5. The European Union is reportedly concerned that Google isn't doing enough to hide search results internationally. Google's efforts with the European Union's "right to be forgotten" law may not be going far enough, according to a new report. Google, Microsoft, and Yahoo are expected to meet with EU officials on Thursday to discuss their efforts in adhering to "right to be forgotten," Reuters reported, citing people who claim to have knowledge of the meetings. Of particular interest to the EU officials, however, is Google's handling of search results, which they say, hasn't gone far enough to safeguard affected users. The issue for EU regulators, according to Reuters, is that Google is localizing its efforts to its European search engines, which technically means that if users search for the same content on its US-based search engine, for example, they can see the results hidden in Europe. The "right to be forgotten" law is one that Google has battled for some time. First brought to the floor in Spain and eventually deemed legal by the EU's highest court, "right to be forgotten" puts the onus on search engines to hide search results on individuals if the results are deemed "inadequate, irrelevant or no longer relevant, or excessive." Google has argued from the onset that the ruling is too onerous on search engines, requiring them to cull their own results and restrict access to certain pages deemed to fall into that category. The results aren't necessarily taken down from Google, but rather hidden when users search for terms related to a particular person. In order to acquiesce to the EU's demands, Google has created an online portal for people to file their complaints. Google analyzes each request and determines whether it falls under the auspices of the ruling. If it does, the results are hidden. If not, the results remain live. In the latter case, the peson has the right to go to court to force Google to hide the results. Google said it has so far received tens of thousands of requests to hide search results. Microsoft has established a similar portal, but has yet to say how many requests it has received. Although Google has seemingly complied with the EU's requests in Europe, the fact that it isn't hiding search results outside the EU's jurisdiction will be a particularly thorny topic at Thursday's meeting, Reuters' sources say. Google has argued that the ruling only applies to search engines it operates in the EU, while regulators say that it should apply to all Google search results worldwide. It appears that Microsoft and Yahoo will also be given clarity on what the EU expects, including how search results should be handled worldwide. Looking ahead, Google might have few options. According to the Reuters sources, if the company doesn't comply with the EU's requests, it could conceivably be brought to court and be forced to modify results worldwide. Whether that will happen, however, is unknown at this point. CNET has contacted Google for comment. We will update this story when we have more information.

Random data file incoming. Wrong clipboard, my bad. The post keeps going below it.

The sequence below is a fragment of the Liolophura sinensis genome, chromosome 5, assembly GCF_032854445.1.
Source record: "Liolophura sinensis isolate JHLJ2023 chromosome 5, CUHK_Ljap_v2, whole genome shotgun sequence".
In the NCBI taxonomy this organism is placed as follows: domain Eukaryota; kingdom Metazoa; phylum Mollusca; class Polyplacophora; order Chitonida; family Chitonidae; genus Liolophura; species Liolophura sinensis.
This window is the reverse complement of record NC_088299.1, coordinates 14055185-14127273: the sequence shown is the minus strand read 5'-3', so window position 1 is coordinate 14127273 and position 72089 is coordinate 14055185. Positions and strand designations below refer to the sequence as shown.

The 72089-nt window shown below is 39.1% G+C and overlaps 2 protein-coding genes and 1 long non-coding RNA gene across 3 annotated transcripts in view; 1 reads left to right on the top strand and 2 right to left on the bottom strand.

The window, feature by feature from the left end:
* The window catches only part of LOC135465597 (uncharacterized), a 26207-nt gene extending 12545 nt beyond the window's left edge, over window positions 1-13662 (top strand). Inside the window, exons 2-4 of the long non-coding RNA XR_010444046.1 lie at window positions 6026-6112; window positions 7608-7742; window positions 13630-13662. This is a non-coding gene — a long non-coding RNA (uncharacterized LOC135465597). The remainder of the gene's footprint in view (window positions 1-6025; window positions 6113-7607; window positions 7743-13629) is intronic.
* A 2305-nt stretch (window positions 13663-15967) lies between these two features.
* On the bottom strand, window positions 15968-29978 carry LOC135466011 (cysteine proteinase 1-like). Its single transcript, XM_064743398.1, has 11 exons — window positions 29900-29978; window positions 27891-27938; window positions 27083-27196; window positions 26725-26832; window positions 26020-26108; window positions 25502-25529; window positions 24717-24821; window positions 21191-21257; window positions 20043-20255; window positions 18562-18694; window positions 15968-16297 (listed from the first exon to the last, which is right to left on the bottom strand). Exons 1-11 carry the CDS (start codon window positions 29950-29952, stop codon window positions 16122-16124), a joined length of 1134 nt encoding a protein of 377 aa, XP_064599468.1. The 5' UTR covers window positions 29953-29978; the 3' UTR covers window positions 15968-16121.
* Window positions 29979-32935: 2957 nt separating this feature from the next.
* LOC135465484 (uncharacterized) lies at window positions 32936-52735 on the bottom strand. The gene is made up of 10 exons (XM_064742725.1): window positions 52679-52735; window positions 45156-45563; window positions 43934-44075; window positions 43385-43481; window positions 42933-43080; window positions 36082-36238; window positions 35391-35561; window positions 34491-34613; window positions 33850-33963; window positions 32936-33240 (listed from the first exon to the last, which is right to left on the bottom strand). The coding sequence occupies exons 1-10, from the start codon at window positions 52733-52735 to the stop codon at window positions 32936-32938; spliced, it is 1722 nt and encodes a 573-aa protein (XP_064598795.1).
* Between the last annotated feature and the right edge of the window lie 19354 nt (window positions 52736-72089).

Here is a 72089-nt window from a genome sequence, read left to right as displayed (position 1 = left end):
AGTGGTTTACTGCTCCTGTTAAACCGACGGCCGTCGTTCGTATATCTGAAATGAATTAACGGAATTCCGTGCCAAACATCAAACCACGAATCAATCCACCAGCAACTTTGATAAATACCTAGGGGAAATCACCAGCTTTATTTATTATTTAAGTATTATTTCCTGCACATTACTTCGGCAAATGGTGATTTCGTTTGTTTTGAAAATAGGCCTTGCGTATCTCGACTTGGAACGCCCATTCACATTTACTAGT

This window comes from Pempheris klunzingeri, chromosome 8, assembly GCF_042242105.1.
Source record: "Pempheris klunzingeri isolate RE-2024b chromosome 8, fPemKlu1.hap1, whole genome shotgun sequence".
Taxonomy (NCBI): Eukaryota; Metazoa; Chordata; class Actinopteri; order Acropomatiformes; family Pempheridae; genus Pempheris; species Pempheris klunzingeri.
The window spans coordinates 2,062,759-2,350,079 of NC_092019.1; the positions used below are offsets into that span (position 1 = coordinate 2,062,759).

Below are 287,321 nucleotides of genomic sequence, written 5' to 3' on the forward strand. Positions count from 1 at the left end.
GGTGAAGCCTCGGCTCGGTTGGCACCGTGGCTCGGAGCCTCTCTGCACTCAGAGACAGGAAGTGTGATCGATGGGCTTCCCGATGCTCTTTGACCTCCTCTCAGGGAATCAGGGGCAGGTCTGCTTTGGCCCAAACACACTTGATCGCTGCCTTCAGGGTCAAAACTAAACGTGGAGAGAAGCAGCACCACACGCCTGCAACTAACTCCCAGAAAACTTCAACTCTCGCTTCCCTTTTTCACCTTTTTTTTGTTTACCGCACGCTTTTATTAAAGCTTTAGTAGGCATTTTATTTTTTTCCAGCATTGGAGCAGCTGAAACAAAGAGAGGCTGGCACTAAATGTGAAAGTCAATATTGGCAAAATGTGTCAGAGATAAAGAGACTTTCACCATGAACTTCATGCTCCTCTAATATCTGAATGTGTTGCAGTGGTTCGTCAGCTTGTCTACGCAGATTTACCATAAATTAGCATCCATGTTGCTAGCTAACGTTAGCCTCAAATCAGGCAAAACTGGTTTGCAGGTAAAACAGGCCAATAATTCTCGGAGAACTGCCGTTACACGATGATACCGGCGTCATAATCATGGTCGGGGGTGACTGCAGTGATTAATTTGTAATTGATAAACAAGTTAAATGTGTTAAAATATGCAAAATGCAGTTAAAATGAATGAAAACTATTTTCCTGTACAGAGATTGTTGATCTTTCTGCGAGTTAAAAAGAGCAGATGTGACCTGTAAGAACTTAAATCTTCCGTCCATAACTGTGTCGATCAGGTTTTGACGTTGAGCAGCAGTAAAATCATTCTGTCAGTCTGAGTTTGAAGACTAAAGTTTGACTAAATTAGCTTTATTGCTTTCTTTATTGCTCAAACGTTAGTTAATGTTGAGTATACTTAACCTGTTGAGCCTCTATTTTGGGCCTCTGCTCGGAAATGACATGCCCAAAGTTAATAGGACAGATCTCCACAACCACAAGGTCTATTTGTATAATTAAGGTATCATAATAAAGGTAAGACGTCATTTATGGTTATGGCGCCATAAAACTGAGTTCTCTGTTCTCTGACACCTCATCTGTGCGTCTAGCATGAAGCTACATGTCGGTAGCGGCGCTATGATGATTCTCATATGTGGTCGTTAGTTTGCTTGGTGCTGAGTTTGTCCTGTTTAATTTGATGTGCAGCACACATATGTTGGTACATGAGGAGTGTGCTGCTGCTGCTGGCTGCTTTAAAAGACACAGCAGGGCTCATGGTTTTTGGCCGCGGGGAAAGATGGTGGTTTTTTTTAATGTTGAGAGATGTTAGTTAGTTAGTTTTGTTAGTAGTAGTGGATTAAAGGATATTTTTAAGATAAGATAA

6. The MPAA is concerned that innovation in the film industry will be ruined if consumers get the right to resell movies and other media purchased online. Responding to discussions in a congressional hearing this week, the MPAA warns that this move would limit consumer choices and kill innovation. mpaa-restrictedThis week the U.S. House of Representatives’ Committee on the Judiciary’s Subcommittee Intellectual Property and the Internet held a hearing on the issue of “digital resales.†In other words, whether consumers should be allowed to sell digital videos, music files and software they purchased previously. Proponents of the rights to resell digital goods want the First Sale Doctrine to apply in the digital domain as well. However, this argument is meeting fierce resistance from the entertainment industries who see this right as a threat to their online business models. For example, the record labels previously pointed out that MP3s are simply too good to resell, as they don’t deteriorate in quality. Responding to the hearing in Washington, the MPAA also voiced its critique of the plans. According to the movie studios digital resales would hamper innovation, increase prices and decrease the availability of online film. In their view it would undo most of the innovation the Internet brought. “Critics say the movie and television industry was slow to embrace the Internet. But ironically, now that online video is ubiquitous, some of these same critics are trying to reverse time and drag the creative community—along with audiences—back into the pre-Internet era,†MPAA’s Neil Fried notes. The ability to resell movies bought on the Internet has the potential to create a huge secondary market. This would make it much cheaper for consumers to access media, and the MPAA believes therefore that content creators will be wary of making it available in the first place. “A new government mandate requiring creators to allow reselling of licensed Internet content would undermine incentives to create, reduce consumer choices, and deter innovation,†Fried argues. “Forcing creators to allow resale of Internet content they license would either require creators to substantially raise prices or discourage them from offering flexible, Internet-based models in the first place,†he adds. The MPAA believes that those who want to own movies and resell them should stick to the offline world. The physical ownership model doesn’t translate to the online world, which is better off with a licensing scheme that restricts resales. “This is a relatively new marketplace. Government intervention now, seeking to force the content community to return to a 1908 construct built around physical ownership, will only short-circuit the experimentation and innovation that is going on all around us,†Fried says. Of course there are also many people who object to the arguments of the copyright holders. John Ossenmacher, CEO of the MP3-reselling platform ReDigi, gave a testimony during the congressional hearing where he laid out a variety of counterarguments. According to Ossenmacher the content owners are trying to change consumer rights that have been in place for more than hundred years, only to guarantee maximum profit for themselves. “The First Sale doctrine is premised on a simple concept – you bought it, you own it – and it has never concerned itself with a specific format or technology, nor with the condition of the goods being resold. It establishes the commonsense principle that the creator deserves to be paid once, and then the owners, and subsequent owners, have the right to resell that good, to donate it or to give it away,†Ossenmacher said in his testimony. “It is not an extreme position to advocate that ‘you bought it, you own it.’ It is a logical, conservative position that adheres to the long-standing principles of law. It applies in every other type of good; it should apply here as well,†he added. It will be interesting to see how this debate plays out in the months to come. One thing is for certain, we haven’t heard the last of it yet.